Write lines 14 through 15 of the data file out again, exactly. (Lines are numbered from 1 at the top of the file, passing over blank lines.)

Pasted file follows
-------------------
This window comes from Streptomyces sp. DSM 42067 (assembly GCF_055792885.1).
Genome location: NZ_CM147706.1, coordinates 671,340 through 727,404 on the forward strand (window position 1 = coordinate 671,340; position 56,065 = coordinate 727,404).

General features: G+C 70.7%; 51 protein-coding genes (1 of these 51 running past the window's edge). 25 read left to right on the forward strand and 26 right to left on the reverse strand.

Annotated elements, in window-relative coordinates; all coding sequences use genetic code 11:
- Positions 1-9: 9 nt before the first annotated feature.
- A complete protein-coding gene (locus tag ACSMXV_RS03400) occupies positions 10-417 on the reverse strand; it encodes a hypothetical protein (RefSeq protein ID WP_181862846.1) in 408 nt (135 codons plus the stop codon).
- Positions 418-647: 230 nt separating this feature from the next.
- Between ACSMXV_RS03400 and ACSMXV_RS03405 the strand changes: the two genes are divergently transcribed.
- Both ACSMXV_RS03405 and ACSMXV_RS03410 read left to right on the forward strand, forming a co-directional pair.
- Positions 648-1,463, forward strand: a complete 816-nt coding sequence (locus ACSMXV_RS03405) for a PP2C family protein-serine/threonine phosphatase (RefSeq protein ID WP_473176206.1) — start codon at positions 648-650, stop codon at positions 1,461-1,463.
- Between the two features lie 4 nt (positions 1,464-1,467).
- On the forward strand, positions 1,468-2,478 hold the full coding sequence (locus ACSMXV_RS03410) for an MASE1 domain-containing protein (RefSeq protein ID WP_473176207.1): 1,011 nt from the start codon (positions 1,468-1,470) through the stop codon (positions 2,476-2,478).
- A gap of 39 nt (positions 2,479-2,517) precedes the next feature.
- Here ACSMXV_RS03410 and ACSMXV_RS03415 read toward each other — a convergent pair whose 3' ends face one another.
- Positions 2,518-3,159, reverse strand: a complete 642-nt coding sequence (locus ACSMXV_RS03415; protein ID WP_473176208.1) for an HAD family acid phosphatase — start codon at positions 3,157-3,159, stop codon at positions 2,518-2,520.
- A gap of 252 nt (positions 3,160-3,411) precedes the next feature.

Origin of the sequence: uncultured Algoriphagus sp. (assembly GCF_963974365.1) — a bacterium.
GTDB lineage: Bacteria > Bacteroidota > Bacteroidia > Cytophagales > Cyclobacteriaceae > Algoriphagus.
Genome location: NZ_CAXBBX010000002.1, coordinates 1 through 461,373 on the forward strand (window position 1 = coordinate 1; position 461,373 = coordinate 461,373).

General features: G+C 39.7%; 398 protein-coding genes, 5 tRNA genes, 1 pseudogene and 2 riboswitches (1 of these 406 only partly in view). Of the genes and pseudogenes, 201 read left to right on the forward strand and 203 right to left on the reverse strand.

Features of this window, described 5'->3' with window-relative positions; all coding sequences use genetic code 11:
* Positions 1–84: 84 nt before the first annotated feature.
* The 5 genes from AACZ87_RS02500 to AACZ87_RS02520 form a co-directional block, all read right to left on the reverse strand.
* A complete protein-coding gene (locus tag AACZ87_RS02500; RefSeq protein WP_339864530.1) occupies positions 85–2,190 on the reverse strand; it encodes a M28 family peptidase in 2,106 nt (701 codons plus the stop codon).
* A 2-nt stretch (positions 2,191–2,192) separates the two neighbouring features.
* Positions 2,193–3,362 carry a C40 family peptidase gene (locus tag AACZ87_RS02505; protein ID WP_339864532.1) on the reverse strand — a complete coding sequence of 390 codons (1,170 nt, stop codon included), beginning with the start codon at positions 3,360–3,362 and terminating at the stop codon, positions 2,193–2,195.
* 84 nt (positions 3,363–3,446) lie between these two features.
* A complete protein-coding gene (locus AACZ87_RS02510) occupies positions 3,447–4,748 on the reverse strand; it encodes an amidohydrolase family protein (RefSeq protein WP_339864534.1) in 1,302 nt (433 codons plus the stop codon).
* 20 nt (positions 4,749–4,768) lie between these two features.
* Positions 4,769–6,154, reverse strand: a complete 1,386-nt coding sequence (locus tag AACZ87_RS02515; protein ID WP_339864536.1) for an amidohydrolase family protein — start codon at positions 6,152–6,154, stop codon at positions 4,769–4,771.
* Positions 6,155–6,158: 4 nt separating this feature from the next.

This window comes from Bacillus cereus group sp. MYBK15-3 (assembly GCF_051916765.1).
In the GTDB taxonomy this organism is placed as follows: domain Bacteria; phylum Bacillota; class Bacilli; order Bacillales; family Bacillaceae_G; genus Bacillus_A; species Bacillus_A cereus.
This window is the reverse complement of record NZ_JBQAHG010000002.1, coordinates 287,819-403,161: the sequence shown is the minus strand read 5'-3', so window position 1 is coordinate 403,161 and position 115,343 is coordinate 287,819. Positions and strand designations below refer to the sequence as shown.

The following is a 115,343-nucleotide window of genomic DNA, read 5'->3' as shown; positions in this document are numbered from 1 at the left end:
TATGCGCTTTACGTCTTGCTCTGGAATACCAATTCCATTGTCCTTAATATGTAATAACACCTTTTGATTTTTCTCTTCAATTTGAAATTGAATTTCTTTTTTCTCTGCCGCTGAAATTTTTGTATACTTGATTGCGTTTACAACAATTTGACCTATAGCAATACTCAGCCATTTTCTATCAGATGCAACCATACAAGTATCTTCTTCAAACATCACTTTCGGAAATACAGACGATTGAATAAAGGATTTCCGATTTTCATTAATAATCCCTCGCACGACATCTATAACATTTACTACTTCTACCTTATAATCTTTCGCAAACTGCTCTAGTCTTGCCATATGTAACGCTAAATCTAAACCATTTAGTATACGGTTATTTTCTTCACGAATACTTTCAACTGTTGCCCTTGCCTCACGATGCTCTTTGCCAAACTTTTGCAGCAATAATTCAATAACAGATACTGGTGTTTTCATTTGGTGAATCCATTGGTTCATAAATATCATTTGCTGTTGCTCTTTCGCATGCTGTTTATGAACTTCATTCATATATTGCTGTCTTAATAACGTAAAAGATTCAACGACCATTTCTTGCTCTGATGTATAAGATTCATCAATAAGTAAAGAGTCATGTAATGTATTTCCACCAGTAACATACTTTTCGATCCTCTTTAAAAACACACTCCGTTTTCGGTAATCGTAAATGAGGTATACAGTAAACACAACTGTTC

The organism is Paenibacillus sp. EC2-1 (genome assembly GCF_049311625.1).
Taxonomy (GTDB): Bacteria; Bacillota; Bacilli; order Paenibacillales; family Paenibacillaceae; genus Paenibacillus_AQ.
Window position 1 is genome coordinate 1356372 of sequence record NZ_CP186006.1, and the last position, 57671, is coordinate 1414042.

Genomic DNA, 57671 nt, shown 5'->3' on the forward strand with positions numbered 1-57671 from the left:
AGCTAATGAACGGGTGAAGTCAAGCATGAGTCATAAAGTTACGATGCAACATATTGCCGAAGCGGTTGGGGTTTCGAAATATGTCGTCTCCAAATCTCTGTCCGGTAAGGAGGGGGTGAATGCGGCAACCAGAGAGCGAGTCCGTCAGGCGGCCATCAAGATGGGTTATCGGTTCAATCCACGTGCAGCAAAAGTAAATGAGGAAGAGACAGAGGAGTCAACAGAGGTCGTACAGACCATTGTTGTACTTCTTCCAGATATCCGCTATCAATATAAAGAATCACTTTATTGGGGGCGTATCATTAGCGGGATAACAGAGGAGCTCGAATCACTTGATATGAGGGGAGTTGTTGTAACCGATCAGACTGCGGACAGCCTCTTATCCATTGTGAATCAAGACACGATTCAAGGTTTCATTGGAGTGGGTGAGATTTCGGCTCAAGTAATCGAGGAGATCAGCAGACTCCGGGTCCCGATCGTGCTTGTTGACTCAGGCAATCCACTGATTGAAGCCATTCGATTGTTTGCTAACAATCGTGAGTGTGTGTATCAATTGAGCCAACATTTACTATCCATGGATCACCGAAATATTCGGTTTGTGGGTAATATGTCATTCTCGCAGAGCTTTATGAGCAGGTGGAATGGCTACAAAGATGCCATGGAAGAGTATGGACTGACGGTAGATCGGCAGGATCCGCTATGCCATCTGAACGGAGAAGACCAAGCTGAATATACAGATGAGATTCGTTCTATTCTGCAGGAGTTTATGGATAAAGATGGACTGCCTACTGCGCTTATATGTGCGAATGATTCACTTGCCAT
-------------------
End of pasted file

- Here ACSMXV_RS03410 and ACSMXV_RS03415 read toward each other — a convergent pair whose 3' ends face one another.
- Positions 2,518-3,159, reverse strand: a complete 642-nt coding sequence (locus ACSMXV_RS03415; protein ID WP_473176208.1) for an HAD family acid phosphatase — start codon at positions 3,157-3,159, stop codon at positions 2,518-2,520.